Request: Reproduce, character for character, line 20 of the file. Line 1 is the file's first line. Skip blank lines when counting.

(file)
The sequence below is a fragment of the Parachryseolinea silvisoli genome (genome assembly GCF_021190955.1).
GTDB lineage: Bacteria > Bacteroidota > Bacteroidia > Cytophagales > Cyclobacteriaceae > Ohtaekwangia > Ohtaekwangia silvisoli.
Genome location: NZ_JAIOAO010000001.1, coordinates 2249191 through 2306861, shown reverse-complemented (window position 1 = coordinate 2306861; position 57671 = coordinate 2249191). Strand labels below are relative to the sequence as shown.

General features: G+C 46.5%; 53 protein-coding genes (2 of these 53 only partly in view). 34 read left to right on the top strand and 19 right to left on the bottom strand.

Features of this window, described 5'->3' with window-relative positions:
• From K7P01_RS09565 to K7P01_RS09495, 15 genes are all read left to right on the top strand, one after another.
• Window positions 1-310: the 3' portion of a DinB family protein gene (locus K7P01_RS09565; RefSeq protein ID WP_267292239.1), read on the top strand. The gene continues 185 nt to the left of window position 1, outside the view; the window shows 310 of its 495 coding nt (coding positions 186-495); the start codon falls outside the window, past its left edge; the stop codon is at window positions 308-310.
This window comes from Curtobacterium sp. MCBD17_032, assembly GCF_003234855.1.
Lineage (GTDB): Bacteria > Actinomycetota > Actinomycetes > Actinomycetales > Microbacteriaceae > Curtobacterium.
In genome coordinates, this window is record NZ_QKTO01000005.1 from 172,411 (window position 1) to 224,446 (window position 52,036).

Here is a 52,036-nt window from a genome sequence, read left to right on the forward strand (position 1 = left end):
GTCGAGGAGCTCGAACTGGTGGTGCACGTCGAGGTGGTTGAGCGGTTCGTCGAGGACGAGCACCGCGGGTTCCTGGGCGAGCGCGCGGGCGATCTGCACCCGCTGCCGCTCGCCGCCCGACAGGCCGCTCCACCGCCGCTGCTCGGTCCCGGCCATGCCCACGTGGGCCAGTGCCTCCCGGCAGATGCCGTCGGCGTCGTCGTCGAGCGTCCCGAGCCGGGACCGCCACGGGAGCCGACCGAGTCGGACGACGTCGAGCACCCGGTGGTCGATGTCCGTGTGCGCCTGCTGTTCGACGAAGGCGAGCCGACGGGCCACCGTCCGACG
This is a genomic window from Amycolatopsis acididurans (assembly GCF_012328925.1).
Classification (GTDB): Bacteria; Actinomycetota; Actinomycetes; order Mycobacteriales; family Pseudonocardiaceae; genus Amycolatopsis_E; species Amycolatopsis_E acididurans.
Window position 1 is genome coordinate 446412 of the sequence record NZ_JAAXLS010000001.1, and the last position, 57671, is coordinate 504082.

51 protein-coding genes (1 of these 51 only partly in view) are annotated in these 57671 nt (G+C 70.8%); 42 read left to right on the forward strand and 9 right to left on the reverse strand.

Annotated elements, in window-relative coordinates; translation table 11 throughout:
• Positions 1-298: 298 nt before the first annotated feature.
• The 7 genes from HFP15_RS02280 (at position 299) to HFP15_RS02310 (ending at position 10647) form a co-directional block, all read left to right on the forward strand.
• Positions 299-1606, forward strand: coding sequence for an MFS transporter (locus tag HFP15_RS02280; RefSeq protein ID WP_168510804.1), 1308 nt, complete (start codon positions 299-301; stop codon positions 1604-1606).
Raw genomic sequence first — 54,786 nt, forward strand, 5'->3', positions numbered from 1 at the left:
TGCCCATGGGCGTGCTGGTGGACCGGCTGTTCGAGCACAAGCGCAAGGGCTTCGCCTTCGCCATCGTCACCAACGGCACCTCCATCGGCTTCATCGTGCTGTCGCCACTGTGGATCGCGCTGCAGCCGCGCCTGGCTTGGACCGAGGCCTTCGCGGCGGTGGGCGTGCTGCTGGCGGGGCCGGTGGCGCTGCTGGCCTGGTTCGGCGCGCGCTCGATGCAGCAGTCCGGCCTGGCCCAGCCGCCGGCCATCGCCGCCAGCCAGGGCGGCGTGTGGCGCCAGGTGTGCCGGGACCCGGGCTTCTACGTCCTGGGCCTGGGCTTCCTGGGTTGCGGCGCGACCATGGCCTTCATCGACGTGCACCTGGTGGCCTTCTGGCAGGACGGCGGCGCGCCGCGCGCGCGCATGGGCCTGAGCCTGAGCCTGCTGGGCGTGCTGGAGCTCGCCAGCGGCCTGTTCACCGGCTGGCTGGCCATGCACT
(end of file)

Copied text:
• Positions 299-1606, forward strand: coding sequence for an MFS transporter (locus tag HFP15_RS02280; RefSeq protein ID WP_168510804.1), 1308 nt, complete (start codon positions 299-301; stop codon positions 1604-1606).